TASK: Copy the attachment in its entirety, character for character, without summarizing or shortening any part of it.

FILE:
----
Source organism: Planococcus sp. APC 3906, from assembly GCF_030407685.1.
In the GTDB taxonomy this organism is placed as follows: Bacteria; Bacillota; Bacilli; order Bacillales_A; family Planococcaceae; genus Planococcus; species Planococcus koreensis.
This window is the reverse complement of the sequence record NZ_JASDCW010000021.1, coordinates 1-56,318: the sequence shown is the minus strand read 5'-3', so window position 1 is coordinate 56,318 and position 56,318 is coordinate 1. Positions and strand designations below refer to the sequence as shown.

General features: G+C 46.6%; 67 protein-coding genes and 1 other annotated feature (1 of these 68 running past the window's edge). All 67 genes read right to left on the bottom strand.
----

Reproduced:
Source organism: Planococcus sp. APC 3906, from assembly GCF_030407685.1.
In the GTDB taxonomy this organism is placed as follows: Bacteria; Bacillota; Bacilli; order Bacillales_A; family Planococcaceae; genus Planococcus; species Planococcus koreensis.
This window is the reverse complement of the sequence record NZ_JASDCW010000021.1, coordinates 1-56,318: the sequence shown is the minus strand read 5'-3', so window position 1 is coordinate 56,318 and position 56,318 is coordinate 1. Positions and strand designations below refer to the sequence as shown.

General features: G+C 46.6%; 67 protein-coding genes and 1 other annotated feature (1 of these 68 running past the window's edge). All 67 genes read right to left on the bottom strand.